The Press Newspaper
Area school administrators agree there are many benefits for children to be enrolled in an all-day, everyday kindergarten program.
Then there is the ever present issue of having to fund it.
State Representative Randy Gardner last week offered sponsor testimony for a bill he introduced in November that would exempt districts from a requirement in the state’s biennium budget for all-day kindergarten and what he says are other unfunded mandates.
“The state operating budget has already cut state aid to school funding by $497 million, and these mandates will only further the financial burden of many school districts during this economic turmoil,” he said.
His bill, HB 366, directs the Ohio School Funding Advisory Council to identify unfunded or underfunded school mandates enacted in the budget. A member of the council, Rep. Gardner says he’s already raised concerns at the panel’s first meeting.
“Under the new biennial budget, every school district for the first time in decades saw a significant cut to their funding. When enacted, my legislation will allow each school district’s board of education to decide if they can adopt the new education regulations, taking into account each district’s budgetary constraints,” Gardner said.
While trying to light the pilot light on his hot water heater, an explosion rocked
David Ladd’s world.
Two residential structures in Northwood will be demolished this winter after being declared nuisances by the Wood County Health Department.
Funds from the Neighborhood Stabilization Program (NSP), also known as the “Welcome Home” program, will be used to raze the structures, according to Northwood City Administrator Pat Bacon.
An asbestos study has been completed and will be submitted to the Wood County Planning Commission, said Bacon.
“The next step is to advertise for bids,” she said. “My hope is to have the structures demolished and the property cleared in late January or early February.”
Bacon identified the structures to be removed. “I knew grant monies were there, so I identified two properties and said, `Let’s get going on these.’ So now it goes to the Wood County Planning Commission for its stamp of approval.”
The NSP grant can only be used in designated areas, said Bacon.
“The designated area in Northwood is where we have a lot of foreclosures,” she said.
The Ohio Department of Development will support the Northern Wood County Port Authority’s assessment project with a commitment of Clean Ohio Assistance Funds to clean up industrial property at the former Libbey-Owens-Ford (LOF) site in Northwood.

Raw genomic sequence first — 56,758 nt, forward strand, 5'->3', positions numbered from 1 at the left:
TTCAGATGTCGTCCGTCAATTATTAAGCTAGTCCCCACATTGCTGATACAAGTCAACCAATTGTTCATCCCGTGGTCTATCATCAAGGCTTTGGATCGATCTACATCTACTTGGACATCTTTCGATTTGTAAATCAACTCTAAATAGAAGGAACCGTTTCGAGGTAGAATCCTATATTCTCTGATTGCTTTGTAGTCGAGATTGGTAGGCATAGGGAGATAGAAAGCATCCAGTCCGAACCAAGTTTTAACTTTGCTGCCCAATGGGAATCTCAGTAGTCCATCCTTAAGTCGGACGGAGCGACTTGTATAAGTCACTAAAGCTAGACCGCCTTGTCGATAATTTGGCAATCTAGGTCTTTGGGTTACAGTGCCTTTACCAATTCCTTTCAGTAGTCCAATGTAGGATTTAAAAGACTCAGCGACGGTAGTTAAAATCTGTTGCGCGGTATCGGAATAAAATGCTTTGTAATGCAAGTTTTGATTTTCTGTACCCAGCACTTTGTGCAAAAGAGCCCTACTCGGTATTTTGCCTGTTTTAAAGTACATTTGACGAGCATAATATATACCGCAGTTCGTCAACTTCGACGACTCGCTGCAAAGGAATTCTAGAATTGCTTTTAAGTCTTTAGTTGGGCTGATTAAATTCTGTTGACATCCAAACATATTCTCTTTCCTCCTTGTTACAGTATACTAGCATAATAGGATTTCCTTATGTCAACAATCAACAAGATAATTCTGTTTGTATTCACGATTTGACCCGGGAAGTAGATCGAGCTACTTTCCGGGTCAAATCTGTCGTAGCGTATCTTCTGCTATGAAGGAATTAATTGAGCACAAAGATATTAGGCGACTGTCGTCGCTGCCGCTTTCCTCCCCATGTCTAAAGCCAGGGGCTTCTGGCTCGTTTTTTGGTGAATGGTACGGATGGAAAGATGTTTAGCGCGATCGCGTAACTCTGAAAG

City Administrator Pat Bacon said $297,968 in brownfield redevelopment funds will be used to finance Phase II of an environmental assessment of the Industrial and Warehouse project on East Broadway.
The assessment will determine the environmental suitability of the property and the possible need for any remediation, said Bacon.
“The soil is contaminated. There’s no doubt about it,” said Bacon. “There used to be a paint shop there. There’s a huge building at the back of the property. It’s an ideal building for someone to relocate. For that to be an industrial park again, it just simply needs to be cleaned up because it’s contaminated. It’s very expensive to do.”
“Right now, no one is going to want to go in there because of the environmental issues,” said Mayor Mark Stoner.
BP-Husky Refining LLC announced a major equipment upgrade at the BP-Husky Toledo Refinery in Oregon, Ohio.
Refinery officials say the project will improve the efficiency and competitiveness of the refinery by reducing energy consumption and lowering operating costs. The estimated $400 million investment will create, on average, an additional 200 temporary construction jobs over the next few years, totaling one million man-hours.
“This project will be the largest investment in the refinery in quite some time,” said Ron Unnerstall, president and refinery manager of BP-Husky Refining LLC. “It will put hundreds of people to work this year, protect existing jobs, enhance energy security for the region and improve the plant’s overall efficiency while also improving competitiveness.
“The investment, which we refer to as our Reformer 3 project, will improve the efficiency and competitiveness of the refinery by reducing energy consumption and lowering operating costs. We will be replacing two existing reformers and one hydrogen plant with one new state-of- the-art reformer,” Unnerstall continued.
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